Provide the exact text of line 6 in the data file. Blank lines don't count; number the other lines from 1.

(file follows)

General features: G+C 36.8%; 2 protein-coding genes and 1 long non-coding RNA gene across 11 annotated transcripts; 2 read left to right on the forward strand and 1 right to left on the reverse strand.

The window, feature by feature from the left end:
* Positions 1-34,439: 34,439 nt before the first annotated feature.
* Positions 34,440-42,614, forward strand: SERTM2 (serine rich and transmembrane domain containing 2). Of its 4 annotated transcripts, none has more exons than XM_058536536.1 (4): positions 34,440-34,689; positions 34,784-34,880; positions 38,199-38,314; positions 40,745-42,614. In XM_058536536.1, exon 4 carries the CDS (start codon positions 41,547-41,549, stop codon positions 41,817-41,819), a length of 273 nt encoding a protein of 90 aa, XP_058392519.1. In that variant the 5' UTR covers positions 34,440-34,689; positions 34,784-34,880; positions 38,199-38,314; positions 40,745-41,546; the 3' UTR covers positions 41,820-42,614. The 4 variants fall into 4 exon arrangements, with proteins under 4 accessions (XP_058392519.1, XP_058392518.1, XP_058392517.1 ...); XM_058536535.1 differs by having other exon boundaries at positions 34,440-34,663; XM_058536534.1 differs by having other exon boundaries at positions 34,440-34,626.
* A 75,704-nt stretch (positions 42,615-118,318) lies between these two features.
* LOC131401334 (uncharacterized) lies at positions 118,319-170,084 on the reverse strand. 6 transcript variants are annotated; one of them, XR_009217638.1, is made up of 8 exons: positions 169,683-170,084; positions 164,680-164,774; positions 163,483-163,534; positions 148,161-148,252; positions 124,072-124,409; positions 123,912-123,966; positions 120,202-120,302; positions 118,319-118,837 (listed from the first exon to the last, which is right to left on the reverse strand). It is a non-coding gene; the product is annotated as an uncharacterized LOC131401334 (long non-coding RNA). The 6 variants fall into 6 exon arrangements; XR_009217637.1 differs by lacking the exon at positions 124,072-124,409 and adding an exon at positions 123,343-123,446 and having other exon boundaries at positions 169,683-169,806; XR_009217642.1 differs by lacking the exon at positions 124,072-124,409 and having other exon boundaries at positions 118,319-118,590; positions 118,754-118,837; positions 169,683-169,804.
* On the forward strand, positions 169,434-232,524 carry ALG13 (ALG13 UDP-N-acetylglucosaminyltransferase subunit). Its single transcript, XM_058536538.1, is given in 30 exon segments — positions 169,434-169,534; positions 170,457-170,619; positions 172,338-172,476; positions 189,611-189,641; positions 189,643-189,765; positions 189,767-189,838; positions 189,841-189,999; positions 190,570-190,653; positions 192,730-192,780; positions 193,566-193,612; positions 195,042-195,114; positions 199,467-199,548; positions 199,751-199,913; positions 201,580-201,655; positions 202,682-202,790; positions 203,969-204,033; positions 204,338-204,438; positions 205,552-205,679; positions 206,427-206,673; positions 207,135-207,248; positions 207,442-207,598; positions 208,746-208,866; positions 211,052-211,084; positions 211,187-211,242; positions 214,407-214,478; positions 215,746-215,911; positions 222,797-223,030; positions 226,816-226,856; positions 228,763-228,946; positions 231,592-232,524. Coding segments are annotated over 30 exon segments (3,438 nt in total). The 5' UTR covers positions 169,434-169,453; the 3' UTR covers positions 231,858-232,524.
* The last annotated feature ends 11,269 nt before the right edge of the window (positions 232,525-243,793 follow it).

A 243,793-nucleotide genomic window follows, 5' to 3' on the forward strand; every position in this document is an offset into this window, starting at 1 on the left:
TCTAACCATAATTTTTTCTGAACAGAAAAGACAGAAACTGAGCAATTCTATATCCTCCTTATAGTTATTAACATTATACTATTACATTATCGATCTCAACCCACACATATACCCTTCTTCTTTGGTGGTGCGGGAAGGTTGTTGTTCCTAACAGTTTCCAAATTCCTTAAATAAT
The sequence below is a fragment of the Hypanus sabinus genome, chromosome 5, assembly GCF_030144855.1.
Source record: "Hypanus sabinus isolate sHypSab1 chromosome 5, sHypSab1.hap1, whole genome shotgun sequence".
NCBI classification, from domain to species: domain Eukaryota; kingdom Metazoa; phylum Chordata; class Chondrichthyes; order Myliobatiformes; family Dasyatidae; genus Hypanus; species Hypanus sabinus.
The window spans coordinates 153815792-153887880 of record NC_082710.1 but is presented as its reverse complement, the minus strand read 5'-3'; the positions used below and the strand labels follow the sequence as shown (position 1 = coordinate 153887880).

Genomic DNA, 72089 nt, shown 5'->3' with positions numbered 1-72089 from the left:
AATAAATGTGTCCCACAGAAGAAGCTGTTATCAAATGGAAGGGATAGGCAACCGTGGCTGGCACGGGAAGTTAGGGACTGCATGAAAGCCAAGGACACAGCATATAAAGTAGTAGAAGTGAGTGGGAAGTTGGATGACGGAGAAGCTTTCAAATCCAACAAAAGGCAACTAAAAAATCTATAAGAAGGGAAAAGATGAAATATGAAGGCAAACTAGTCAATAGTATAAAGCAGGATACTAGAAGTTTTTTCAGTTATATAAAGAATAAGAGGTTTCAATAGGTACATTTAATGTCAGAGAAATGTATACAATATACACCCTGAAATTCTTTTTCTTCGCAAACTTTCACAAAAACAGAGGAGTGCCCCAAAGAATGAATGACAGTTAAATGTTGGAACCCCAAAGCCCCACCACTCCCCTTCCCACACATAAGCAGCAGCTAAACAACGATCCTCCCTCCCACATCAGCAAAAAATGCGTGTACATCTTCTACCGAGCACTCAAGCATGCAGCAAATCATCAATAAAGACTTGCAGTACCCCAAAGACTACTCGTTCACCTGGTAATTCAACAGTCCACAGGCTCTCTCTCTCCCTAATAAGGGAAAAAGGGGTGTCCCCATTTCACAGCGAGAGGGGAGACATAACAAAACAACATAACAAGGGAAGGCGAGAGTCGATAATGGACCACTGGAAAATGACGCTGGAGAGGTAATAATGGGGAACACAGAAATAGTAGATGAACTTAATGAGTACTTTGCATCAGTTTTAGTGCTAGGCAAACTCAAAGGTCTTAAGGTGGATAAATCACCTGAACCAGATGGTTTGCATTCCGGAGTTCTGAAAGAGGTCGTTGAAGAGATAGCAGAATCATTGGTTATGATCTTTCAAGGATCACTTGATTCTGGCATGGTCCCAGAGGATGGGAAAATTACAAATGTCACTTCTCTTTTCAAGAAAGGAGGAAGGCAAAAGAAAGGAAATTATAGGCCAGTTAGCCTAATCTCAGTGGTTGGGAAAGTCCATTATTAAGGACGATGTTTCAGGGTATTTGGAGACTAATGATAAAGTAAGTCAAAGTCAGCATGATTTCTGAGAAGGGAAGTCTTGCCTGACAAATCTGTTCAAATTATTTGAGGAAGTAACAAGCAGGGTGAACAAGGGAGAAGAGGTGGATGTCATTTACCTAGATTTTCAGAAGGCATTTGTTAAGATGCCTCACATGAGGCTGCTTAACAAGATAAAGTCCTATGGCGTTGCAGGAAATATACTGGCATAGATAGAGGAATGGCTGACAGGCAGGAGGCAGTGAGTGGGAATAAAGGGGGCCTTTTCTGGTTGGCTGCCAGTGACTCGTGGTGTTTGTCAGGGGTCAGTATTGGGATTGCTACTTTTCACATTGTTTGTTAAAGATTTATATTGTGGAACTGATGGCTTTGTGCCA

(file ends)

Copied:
* LOC131401334 (uncharacterized) lies at positions 118,319-170,084 on the reverse strand. 6 transcript variants are annotated; one of them, XR_009217638.1, is made up of 8 exons: positions 169,683-170,084; positions 164,680-164,774; positions 163,483-163,534; positions 148,161-148,252; positions 124,072-124,409; positions 123,912-123,966; positions 120,202-120,302; positions 118,319-118,837 (listed from the first exon to the last, which is right to left on the reverse strand). It is a non-coding gene; the product is annotated as an uncharacterized LOC131401334 (long non-coding RNA). The 6 variants fall into 6 exon arrangements; XR_009217637.1 differs by lacking the exon at positions 124,072-124,409 and adding an exon at positions 123,343-123,446 and having other exon boundaries at positions 169,683-169,806; XR_009217642.1 differs by lacking the exon at positions 124,072-124,409 and having other exon boundaries at positions 118,319-118,590; positions 118,754-118,837; positions 169,683-169,804.